Non-member copyright holders are treated with the same principles as Kopiosto’s members in the distribution of remunerations.
According to the Finnish Copyright Act, a claim for personal remuneration must be verifiably presented within three years of the end of the calendar year in which the copying of the work occurred.
Remunerations collected by Kopiosto is paid to non-member copyright holders when
- Kopiosto’s surveys show evidence of the copying of the copyright holder’s works,
- the copyright holder provides specified evidence themselves or
- there are very reasonable grounds to assess the remuneration without evidence.
Kopiosto’s copying licences and distribution of remunerations are based on statistical surveys. These copying surveys are conducted comprehensively, and the sectors of society they cover are educational institutions, public administration and companies. The surveys are conducted every three to five years depending on the sector, and they cover four different methods of copying: photocopying, printing out, copying of online materials and scanning.
The copying surveys defines the evidence of the copying of works. The respondents of the surveys are the users of the copying licence who report, how and what kind of material they have copied, among other things. If the source of the copied material is a book, for example, the respondent is asked to also provide more detailed information about the book, such as the ISBN and/or title of the book.
We represent authors, performing artists and publishers by their authorisation. With these authorisations, we grant licences to use works on behalf of the copyright holders. In addition to Finnish copyright holders, we represent foreign copyright holders based on agreements made with our foreign sister organisations.
Based on Section 26 of the Finnish Copyright Act, Kopiosto has been approved to grant, on behalf of authors, extended collective licences, as referred to in Section 26 of the Finnish Copyright Act for the photocopying of works (Copyright Act, Section 13) and reproducing works in digital format for use in education and scientific research (Copyright Act, Section 14). Under Subsection 1 of Section 26 of the Finnish Copyright Act, the provisions of the Copyright Act regarding extended collective licences shall apply to an agreement made on the use of works of authors in a given field between the user or a party representing the users and an organisation approved by the Ministry of Education and Culture. According to the Act, an approved organisation is with regard to this agreement approved to represent authors of other works in the same field. A licensee who has obtained an extended collective licence by virtue of the aforementioned agreement, may, under terms determined in the agreement, use all works by authors in the same field.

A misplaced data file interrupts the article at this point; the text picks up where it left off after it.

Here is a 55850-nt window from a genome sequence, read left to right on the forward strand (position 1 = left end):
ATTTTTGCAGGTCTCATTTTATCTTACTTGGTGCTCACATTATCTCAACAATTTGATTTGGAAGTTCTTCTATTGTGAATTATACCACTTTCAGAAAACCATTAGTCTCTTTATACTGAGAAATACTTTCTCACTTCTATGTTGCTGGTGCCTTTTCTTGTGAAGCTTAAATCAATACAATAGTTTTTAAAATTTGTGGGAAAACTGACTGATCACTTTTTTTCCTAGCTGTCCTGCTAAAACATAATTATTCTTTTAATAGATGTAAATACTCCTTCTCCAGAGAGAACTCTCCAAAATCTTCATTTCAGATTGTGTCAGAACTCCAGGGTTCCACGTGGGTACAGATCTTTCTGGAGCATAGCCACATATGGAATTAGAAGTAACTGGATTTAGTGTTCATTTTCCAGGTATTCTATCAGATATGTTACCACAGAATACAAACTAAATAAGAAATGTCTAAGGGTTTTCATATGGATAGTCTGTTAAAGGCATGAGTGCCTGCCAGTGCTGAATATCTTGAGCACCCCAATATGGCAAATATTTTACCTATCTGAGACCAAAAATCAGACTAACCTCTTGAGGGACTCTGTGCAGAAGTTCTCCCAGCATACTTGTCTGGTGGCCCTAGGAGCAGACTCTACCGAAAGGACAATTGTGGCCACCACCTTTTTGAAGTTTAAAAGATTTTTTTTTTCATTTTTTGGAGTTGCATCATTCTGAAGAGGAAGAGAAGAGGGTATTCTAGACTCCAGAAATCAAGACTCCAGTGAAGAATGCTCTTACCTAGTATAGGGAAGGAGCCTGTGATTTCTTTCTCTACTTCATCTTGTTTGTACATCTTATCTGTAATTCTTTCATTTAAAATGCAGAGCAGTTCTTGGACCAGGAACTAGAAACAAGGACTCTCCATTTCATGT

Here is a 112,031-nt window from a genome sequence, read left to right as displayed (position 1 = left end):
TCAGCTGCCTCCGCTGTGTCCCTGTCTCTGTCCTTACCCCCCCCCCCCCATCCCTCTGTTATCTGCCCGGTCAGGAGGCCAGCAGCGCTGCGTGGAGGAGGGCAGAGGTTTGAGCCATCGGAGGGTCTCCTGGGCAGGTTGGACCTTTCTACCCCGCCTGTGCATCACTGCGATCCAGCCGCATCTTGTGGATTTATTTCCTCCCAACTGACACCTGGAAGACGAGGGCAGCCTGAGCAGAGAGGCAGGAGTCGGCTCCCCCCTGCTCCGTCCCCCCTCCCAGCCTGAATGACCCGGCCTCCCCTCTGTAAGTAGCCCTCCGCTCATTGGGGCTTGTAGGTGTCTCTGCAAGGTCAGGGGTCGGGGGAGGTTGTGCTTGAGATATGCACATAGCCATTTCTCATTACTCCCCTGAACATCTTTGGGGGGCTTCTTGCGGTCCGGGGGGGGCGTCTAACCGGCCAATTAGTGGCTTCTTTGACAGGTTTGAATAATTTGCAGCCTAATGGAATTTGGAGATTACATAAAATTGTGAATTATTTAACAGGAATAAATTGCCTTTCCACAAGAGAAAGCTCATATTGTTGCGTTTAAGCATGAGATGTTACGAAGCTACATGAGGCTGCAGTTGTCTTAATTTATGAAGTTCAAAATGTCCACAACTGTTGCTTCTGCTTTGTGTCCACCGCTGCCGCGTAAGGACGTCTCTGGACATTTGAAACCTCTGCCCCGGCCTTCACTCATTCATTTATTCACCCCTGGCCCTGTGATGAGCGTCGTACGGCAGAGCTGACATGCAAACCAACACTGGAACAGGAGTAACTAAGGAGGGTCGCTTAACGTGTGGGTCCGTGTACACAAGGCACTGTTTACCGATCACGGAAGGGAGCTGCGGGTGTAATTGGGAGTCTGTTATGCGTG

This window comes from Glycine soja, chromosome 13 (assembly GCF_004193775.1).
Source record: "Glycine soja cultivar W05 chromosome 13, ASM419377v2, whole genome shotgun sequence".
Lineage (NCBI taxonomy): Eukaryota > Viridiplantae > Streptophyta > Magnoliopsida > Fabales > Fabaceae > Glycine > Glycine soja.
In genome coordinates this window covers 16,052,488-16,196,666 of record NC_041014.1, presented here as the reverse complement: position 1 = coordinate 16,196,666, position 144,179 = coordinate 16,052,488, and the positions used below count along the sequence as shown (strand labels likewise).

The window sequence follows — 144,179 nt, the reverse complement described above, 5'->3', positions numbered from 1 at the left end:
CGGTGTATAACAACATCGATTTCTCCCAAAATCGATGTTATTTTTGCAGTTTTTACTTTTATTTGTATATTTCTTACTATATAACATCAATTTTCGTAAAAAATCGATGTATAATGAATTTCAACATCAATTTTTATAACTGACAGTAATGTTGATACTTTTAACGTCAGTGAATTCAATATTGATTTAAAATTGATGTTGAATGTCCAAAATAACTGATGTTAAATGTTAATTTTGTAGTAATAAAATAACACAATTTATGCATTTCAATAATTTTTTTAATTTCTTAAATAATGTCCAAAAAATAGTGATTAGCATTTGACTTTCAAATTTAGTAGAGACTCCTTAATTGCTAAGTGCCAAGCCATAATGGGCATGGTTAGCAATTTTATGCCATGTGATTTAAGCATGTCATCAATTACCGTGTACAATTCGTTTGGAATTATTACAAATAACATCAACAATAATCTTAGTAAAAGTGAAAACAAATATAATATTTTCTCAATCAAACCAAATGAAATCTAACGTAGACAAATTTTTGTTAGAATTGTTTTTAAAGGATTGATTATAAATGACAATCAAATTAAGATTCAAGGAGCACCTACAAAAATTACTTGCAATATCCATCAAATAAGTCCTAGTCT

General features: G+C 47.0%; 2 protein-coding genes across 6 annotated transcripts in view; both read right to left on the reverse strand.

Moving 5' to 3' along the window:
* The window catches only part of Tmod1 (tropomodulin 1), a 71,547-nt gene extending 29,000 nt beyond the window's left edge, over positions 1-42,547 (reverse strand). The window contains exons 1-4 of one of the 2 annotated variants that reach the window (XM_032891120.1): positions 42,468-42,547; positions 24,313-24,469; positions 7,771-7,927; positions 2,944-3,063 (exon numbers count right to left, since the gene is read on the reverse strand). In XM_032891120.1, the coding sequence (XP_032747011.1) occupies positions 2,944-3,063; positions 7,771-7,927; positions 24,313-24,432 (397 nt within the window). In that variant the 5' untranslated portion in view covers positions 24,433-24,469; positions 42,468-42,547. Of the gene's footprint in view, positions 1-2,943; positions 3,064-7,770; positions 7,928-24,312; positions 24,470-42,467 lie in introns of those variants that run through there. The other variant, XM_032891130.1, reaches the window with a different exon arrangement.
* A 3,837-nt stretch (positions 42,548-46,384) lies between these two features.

The Ministry of Education and Culture has approved Kopiosto as an extended collective licence organisation in the fields of Section 13 (photocopying) and Section 14 (digital use in education and scientific research) of the Finnish Copyright Act. An author not directly represented by the organisation can prohibit reproduction of their work for use in education and scientific research (Section 14, Subsection 4). The prohibition must be presented in writing to Kopiosto, who will communicate the prohibition to its licensees.
Kopiosto grants licences for the partial copying and digital use of publications protected by copyright, as well as for the various ways of using audiovisual works.